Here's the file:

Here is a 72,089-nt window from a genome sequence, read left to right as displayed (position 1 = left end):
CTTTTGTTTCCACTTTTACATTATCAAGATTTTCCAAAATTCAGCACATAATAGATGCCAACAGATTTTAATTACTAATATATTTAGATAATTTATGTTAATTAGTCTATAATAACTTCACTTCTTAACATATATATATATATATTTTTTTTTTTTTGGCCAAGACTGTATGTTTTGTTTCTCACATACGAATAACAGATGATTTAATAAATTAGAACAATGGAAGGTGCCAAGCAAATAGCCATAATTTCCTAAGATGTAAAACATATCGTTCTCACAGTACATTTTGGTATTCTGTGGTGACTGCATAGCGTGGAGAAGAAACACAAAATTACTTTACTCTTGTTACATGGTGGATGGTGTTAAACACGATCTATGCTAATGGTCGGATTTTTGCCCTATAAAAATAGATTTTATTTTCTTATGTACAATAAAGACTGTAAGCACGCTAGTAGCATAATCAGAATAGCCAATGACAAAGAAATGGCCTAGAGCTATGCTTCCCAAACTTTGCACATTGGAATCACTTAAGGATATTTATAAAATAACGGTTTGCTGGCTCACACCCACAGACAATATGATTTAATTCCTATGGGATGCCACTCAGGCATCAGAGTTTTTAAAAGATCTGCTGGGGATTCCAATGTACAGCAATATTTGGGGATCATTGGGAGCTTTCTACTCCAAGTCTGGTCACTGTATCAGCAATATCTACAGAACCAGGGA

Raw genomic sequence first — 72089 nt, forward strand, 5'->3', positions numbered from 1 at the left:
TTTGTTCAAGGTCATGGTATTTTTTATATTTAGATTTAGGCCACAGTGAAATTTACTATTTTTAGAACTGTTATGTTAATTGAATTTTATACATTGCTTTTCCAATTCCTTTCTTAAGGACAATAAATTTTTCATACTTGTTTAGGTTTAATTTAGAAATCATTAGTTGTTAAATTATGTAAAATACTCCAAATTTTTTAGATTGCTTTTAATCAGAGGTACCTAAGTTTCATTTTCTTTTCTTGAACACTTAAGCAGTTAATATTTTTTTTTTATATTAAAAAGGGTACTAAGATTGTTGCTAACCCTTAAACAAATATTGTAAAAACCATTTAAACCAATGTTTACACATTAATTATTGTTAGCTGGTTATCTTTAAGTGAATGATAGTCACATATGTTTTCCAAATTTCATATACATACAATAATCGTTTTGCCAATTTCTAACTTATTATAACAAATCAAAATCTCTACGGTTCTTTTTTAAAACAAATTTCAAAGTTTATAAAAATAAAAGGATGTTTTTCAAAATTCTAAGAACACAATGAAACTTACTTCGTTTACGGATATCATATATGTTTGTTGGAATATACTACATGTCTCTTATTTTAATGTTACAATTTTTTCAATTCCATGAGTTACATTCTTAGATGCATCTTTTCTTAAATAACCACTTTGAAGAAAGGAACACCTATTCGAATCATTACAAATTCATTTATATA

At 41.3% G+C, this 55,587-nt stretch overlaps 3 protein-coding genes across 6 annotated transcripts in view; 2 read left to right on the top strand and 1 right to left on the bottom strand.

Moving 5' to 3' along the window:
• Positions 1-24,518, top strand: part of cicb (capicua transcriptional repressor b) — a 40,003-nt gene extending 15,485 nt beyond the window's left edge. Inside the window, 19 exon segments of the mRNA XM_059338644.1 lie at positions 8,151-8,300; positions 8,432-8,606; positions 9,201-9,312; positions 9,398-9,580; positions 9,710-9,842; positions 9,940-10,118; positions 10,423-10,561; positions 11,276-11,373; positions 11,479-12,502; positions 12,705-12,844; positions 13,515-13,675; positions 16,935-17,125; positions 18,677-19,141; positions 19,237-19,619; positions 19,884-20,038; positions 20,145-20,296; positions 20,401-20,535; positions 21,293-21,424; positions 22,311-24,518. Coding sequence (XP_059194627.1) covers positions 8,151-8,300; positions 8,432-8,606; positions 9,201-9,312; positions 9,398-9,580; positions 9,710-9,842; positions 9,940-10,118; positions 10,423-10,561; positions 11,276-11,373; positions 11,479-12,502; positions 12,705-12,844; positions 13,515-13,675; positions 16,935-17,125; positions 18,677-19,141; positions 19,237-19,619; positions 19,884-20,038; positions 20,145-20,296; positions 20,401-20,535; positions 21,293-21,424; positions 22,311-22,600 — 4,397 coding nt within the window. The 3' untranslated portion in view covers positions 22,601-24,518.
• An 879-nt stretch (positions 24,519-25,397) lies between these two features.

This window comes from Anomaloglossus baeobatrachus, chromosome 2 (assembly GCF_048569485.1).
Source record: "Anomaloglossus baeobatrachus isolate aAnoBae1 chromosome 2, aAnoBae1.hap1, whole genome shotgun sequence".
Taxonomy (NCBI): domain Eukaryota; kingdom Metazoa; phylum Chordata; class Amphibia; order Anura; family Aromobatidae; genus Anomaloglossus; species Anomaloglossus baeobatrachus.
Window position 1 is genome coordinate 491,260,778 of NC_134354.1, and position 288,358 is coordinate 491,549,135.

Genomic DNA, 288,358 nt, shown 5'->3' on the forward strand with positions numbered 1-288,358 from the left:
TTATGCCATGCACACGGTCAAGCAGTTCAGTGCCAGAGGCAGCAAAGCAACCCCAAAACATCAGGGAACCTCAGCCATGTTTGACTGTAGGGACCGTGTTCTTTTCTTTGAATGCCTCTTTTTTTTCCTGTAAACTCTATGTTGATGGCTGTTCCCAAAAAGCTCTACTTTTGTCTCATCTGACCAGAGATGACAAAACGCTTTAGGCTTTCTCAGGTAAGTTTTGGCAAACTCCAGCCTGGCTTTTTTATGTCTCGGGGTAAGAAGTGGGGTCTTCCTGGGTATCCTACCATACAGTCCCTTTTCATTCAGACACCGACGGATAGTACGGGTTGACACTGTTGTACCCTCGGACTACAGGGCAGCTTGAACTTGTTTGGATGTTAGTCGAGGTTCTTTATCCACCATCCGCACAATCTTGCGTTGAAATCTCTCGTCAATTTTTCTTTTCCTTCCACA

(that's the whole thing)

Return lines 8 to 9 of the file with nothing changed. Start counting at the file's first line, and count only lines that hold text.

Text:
• An 879-nt stretch (positions 24,519-25,397) lies between these two features.

This window comes from Anomaloglossus baeobatrachus, chromosome 2 (assembly GCF_048569485.1).